Saturday, December 16, 2006

How much time do you spend teaching?

The article at this link:

breaks out quite clearly the time-on-task spent by a writing teacher teaching 25 first-year undergraduates.

It's pretty easy for a legal writing professor (teaching only on the graduate level in the U.S.) to follow this article's method and calculate the time-on-task spent teaching during the just now waning semester.  Of course, the average legal writing professor in the U.S. has more in the range of 40 to 50 students each semester (some have a lot more), and lengthier, even more complex tasks to teach and critique.  Most legal writing professors also are required to perform service activities within the academy, the profession, and the community.  And many are required to pursue scholarship and publish, many at the same rate and level as all tenure-line law professors.  If we're tired as the semester draws to a close, it's easy to see why!


December 16, 2006 | Permalink | Comments (0) | TrackBack (0)

Friday, December 15, 2006

quite a vent

Been grading?  Need to vent?

Check out the Top Ten No Sympathy Lines (Plus a Few Extra) at, by a University of Wisconsin-Green Bay professor of natural and applied sciences.  Some of his venting is more applicable to undergrads, but plenty of it is cathartic for law professors to read.

hat tip:  Professor Diane Murley, Southern Illinois University


December 15, 2006 | Permalink | Comments (1) | TrackBack (0)

more U.S. law schools

The American Bar Association has now granted full accreditation to two Florida law schools:  Barry University School of Law and Florida International University College of Law. It also granted provisional accreditation to the new Charleston School of Law in South Carolina.  More future legal writers!


December 15, 2006 | Permalink | Comments (0) | TrackBack (0)

Thursday, December 14, 2006

congratulations to Ruth Anne Robbins

The law faculty at Rutgers-Camden yesterday voted unanimously to grant Ruth Anne Robbins clinical tenure and to promote her to the rank of full professor.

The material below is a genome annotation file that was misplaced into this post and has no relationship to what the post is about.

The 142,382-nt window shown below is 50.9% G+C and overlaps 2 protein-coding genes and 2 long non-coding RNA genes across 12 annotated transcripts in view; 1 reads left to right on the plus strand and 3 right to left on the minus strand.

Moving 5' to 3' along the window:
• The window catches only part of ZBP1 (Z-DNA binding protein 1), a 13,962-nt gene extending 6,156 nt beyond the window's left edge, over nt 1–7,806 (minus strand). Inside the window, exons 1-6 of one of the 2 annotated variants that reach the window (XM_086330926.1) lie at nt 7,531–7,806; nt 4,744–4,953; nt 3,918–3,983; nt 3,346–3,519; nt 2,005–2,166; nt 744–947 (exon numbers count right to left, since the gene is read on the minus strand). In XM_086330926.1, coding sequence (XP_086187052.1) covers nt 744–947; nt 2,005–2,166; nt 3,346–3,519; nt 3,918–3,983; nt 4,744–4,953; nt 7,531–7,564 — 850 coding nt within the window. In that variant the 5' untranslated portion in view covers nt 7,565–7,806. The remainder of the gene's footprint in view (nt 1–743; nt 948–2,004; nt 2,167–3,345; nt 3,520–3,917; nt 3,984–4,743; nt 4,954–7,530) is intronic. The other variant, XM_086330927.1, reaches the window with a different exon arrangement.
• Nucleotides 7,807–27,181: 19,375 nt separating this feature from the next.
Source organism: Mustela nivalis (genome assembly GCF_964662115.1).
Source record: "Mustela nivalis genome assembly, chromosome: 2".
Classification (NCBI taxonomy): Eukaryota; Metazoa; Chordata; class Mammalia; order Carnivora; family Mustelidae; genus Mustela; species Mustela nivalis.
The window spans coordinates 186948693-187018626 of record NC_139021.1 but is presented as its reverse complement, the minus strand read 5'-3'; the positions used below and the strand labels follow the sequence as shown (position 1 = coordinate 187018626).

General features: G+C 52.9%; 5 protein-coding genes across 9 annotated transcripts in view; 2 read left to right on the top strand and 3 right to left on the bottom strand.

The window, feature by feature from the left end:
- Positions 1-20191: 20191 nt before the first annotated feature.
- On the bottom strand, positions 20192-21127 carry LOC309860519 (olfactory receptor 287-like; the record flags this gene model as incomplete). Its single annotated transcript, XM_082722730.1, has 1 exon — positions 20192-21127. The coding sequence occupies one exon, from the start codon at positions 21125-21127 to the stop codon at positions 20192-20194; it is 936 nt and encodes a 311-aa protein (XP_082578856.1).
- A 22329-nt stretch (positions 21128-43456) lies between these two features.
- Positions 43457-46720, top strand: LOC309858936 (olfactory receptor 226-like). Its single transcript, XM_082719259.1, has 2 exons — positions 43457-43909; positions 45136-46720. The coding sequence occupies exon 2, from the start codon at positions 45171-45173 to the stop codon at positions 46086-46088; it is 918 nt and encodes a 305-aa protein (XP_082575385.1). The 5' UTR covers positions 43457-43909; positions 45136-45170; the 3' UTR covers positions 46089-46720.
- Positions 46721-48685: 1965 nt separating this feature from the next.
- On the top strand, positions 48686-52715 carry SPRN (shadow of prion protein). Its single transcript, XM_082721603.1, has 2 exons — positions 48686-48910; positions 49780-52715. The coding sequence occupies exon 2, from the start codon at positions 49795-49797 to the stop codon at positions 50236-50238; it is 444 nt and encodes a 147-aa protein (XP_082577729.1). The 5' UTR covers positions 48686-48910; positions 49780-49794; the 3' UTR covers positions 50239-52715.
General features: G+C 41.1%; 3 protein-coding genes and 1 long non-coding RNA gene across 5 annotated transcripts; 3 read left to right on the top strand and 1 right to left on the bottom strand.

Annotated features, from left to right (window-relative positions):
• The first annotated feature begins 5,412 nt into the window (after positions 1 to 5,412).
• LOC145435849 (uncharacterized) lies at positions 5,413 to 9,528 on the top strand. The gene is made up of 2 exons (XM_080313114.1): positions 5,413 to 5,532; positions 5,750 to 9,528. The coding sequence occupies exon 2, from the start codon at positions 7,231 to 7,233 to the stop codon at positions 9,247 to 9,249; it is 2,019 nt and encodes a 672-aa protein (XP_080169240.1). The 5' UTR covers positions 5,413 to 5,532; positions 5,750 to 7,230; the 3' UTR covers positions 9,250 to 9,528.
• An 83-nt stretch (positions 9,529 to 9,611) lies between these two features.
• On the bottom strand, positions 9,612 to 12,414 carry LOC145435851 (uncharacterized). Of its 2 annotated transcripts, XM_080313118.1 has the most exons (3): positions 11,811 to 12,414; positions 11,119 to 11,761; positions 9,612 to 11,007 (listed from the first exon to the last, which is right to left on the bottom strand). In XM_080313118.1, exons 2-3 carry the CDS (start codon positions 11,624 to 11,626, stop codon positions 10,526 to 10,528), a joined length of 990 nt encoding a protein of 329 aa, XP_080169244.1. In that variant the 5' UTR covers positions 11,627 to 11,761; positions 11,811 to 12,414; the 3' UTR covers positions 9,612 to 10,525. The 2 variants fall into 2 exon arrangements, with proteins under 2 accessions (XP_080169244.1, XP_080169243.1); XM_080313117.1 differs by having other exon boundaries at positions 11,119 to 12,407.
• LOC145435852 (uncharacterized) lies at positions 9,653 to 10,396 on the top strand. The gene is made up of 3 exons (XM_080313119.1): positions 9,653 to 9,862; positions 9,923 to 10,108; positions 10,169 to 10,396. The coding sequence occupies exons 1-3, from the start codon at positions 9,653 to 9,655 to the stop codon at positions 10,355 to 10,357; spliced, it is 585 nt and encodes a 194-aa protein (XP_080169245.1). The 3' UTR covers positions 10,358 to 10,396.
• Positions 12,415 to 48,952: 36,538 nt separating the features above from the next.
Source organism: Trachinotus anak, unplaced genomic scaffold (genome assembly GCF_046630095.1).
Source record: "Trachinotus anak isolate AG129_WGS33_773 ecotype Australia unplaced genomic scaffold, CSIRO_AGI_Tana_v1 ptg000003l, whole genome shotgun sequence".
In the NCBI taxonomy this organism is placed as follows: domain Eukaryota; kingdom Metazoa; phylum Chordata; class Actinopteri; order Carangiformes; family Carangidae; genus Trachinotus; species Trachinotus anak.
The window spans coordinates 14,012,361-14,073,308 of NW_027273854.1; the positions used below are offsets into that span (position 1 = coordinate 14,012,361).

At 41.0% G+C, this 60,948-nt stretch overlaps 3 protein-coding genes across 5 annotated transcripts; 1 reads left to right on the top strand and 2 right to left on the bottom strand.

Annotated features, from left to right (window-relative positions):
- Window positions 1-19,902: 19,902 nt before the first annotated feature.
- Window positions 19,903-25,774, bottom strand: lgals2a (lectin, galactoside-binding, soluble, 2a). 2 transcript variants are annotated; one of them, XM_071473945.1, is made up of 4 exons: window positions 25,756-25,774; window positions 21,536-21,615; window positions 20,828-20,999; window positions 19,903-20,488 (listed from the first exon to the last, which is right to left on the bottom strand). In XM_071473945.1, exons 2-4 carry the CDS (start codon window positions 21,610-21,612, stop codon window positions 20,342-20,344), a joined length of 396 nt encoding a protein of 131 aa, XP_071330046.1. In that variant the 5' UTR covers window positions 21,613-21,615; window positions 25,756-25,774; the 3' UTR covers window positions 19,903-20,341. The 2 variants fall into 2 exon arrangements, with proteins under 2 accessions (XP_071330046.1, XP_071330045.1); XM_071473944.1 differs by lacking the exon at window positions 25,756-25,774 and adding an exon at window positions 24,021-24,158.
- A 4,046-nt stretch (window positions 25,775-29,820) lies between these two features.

Professor Robbins is known for her presence in the legal writing community, as well as her innovative and dedicated teaching and her New Jersey domestic violence scholarship and service.

hat tip:  Carol Lynn Wallinger, Clinical Associate Professor of Law, Rutgers School of Law - Camden


December 14, 2006 | Permalink | Comments (0) | TrackBack (0)

Wednesday, December 13, 2006

a wordy website

The Word Detective discusses "words and language in a humorous vein on the web since 1995."  The section on "My Favorite Word" is especially fun to browse.  What's your favorite word and why?


December 13, 2006 | Permalink | Comments (0) | TrackBack (0)

proposals for Rocky Mountain regional conference

UNLV will host the Seventh Annual Rocky Mountain Legal Writing Conference this spring on March 9 and 10.

The Program Committee invites participants to submit proposals for
conference presentations. Presentations may be on any subject of interest
to those teaching legal research and writing.

Presenters have three options regarding time:

1. We encourage presenters to suggest ideas for 20 minute slots.

These are often practical presentations on teaching methods or assignments that have been especially successful for you.
We have many of these slots available.

2. You may submit proposals for 30 minutes slots. We anticipate having several opportunities to present for 30 minutes.

3. We also anticipate having just a few slots open for presentations lasting 55 minutes.

Those wishing to propose a presentation should send a one-paragraph
description of the presentation, as well as your name, address, phone, fax,
and e-mail information to the Program Committee at both of these
these addresses:

The deadline for proposals is January 12. Also indicate the amount of time you'll need for your presentation, and whether you

are flexible about that time. The cutoff date to get a conference rate at a local hotel will be January 25, and the committee will let
you know if your proposal has been accepted by that time. Please let us know if you have any questions.


December 13, 2006 | Permalink | Comments (0) | TrackBack (0)

Tuesday, December 12, 2006

How dumb do they think we are?

Somehow while in the middle of mortgaging two weeks of my life to paper-grading, I found this article oddly reassuring: